I believe there’s always a way of opening up someone’s capacity and enabling them to shine. If you find out what that is and it fits into where you’re going as a company, that’s a beautiful thing. And if it doesn’t quite fit, that’s okay too.
If a person leaves a company, leaders might feel like they’ve let them down. But if you’ve invested in them and they’ve simply decided they want to follow a different path, that’s far better than them quitting out of the blue because they haven’t felt seen, heard or valued and haven’t been given the space to discuss their needs.
I encourage people to talk openly about their struggles.
The business world can be a lonely one, which is why I’m a firm believer that people are better together. Even if you’re technically competitors, there are still ways you can learn and grow collaboratively. I encourage all business leaders to open up, ask questions to their communities, and talk about what they’re finding tough – this gives others permission to do the same.
Not only is it a slog to find stuff out for yourself all the time, but you also risk repeating other people’s mistakes or learning things that don’t end up working for you. Ultimately, it’s a lot quicker to learn from other people’s mistakes than your own. And the more you talk about your failures, the more you’ll hear about others’ – this creates a beautiful circle of sharing and learning.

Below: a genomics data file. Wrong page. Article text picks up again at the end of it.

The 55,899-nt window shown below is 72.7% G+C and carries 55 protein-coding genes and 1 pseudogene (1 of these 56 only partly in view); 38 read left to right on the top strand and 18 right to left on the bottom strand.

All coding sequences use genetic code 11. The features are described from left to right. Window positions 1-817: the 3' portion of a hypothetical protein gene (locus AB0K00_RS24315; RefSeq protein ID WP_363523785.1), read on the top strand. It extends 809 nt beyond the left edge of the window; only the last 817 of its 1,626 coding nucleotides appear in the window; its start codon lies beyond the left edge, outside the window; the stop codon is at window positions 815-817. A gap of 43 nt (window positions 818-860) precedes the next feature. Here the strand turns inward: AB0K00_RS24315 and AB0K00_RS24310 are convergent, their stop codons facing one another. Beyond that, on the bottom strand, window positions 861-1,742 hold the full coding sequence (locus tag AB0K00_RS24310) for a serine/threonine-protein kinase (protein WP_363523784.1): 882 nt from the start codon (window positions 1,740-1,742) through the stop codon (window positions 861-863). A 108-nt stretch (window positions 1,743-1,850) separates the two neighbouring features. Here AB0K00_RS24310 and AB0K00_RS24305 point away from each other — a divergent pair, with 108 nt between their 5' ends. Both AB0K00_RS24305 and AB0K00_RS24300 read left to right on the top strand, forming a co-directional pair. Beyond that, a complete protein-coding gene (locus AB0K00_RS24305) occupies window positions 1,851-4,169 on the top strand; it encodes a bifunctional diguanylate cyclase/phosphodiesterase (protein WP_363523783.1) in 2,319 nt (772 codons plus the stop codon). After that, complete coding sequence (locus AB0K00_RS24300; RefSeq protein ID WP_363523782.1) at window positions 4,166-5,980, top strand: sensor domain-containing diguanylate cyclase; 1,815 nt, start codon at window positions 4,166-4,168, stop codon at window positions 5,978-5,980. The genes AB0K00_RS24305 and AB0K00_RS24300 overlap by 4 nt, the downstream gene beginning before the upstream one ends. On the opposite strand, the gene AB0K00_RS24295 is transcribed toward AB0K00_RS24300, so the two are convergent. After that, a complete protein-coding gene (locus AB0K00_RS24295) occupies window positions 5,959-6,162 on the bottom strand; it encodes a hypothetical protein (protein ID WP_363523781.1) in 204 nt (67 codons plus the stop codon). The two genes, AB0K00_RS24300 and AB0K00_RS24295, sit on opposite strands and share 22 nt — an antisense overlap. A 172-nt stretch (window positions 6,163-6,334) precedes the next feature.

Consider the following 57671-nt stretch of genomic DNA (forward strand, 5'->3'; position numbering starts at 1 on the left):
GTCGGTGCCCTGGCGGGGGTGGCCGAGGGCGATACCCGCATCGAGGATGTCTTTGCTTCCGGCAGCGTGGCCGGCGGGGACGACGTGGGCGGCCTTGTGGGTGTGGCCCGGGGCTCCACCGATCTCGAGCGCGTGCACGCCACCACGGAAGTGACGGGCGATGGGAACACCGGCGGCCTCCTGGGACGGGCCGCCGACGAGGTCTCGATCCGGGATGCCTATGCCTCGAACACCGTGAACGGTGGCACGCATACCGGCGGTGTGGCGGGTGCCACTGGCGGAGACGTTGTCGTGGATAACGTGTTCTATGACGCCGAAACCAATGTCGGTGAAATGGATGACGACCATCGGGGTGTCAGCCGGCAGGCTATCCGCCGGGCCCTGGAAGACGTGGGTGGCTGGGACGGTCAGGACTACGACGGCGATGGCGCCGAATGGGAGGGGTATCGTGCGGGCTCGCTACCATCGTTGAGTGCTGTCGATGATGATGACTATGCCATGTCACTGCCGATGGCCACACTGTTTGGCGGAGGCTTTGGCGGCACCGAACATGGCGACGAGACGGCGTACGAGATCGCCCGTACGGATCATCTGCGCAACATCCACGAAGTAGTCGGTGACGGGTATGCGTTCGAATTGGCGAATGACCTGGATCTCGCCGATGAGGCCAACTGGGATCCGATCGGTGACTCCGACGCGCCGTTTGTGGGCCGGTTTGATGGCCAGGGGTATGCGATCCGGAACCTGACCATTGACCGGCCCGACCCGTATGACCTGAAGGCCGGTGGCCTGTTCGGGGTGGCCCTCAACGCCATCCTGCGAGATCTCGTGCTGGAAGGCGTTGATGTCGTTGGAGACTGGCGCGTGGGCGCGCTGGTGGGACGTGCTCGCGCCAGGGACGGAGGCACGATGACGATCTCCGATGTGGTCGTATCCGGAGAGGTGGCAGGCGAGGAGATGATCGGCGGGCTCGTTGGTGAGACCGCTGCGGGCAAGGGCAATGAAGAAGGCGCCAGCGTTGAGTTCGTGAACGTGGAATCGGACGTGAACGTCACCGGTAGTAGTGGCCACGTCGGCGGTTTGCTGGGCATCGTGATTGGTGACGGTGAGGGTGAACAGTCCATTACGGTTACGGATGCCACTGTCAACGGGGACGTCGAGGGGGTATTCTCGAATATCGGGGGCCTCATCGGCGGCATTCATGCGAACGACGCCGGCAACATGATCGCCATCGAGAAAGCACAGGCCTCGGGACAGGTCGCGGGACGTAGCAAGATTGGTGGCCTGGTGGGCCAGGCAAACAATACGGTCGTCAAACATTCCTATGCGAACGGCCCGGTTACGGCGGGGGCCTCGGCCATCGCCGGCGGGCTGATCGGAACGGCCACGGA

Sharing the emotional side of doing business is what brings people together and creates community. And when we work together, we make progress faster.
I’m at my happiest enjoying the simple things in life.
I’m happiest when I’m reading, walking, or chopping vegetables. I find calmness in the simplicity of things like that. Today, I’ve made sourdough and brought it into my office because it’s the warmest room in the house – now I’m just watching it grow and bubble away nicely, doing its job. That’s given me joy today.
If you feel moved by any of my values or the beliefs I’ve shared here, or just generally fancy a good chat, I’d love to hear from you! Drop me an email at email@example.com and let’s grab a coffee.